DORAL (CBSMiami) — Some people in Doral admit they are tired of politics in the city.
“We’re a new city people should be more professional,: said Doral resident Yolanda Soler.READ MORE: Miami Weather: Showers & Storms In The Afternoon, Heavy Downpours Possible
Now the city is considering a different way to elect a mayor.
A proposal by the city’s charter review commission suggests changing the electoral process. Council members would take turns as mayor.
According to the city attorney, the proposal is still in its infancy, but here’s the basic premise: Elections would be staggered and each council member would serve a five year term – the first three years as council member, the 4th as vice mayor, and the fifth as mayor. After that fifth year it would be a different council member’s turn to be mayor.
It’s a suggestion that came about after a year of controversy at city hall and bickering between the mayor and the city manager.
“It’s a scary thing for a resident, I think, to see your city in such turmoil and it happened in a year where we saw other cities have some issues with their mayors so I think it creates an atmosphere of worry,” said Vice Mayor Christi Fraga.READ MORE: Jury Selection Process Resumes In Parkland Shooter Nikolas Cruz Penalty Trial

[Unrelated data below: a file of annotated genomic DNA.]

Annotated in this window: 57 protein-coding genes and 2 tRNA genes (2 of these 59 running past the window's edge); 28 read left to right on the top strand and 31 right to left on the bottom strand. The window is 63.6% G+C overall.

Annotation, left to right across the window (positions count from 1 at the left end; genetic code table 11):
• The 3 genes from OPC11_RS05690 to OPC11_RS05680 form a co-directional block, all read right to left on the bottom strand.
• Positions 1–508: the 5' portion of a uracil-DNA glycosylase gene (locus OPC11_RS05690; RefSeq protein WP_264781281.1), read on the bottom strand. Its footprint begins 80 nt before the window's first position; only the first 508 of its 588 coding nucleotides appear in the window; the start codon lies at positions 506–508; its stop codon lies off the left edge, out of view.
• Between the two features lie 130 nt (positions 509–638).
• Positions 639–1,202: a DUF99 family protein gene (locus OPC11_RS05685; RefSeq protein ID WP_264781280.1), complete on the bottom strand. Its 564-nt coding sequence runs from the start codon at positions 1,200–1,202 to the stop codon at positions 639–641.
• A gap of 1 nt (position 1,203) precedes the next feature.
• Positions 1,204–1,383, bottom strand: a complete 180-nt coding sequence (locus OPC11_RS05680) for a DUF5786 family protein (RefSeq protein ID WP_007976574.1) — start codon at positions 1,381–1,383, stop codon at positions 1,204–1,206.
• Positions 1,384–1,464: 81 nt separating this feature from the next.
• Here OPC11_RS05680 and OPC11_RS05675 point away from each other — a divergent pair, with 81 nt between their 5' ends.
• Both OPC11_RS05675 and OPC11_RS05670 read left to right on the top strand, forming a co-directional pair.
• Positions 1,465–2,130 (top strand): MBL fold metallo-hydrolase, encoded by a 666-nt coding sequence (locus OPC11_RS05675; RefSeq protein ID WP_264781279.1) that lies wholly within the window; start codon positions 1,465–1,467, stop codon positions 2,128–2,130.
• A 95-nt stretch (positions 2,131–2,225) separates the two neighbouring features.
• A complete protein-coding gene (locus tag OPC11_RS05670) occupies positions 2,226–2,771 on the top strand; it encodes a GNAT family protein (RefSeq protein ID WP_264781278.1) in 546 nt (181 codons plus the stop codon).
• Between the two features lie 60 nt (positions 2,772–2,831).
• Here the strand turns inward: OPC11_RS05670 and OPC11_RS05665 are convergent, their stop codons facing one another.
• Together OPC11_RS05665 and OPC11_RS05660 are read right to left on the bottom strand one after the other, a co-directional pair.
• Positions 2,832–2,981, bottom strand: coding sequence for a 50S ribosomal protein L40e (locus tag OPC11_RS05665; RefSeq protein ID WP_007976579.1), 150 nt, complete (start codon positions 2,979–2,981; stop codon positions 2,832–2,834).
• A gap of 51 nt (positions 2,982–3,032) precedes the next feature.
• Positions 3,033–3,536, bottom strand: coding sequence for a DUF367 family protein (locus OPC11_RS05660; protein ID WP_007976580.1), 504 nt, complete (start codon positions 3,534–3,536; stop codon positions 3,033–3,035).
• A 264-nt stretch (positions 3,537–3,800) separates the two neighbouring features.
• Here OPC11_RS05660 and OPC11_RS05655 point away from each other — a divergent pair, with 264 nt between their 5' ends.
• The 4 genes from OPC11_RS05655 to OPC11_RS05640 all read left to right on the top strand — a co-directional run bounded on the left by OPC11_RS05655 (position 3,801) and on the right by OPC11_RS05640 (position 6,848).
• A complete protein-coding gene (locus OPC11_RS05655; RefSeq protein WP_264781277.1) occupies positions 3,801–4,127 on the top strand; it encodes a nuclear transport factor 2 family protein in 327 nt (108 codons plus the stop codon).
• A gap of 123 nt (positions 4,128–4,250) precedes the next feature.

Fraga said she understands why some people are seeking change, but she doesn’t think the idea of a rotating mayor will work.
“I see it creating too much instability for our city I really don’t see it helping in any way,” Fraga added.
When asked by CBS4’s Maggie Newland about the potential changes, residents saw pros and cons.
“You think about somebody who’s working on the issues for years they know the ins and outs and what’s needed,” said Terri Barnes.
“I think a mayor should be voted as mayor I don’t think they should be rotating even though everyone has similar responsibility I think that the decision should go directly to a person the voters choose,” added Soler.MORE NEWS: Jeep Driver Issued Citations, Not Charged, In Deadly Rickenbacker Causeway Crash
The idea is a long way from taking effect. It first has to pass the charter review commission. If it is given the thumbs up, it goes to council then to the voters for a referendum to see whether it’s something residents want for their city.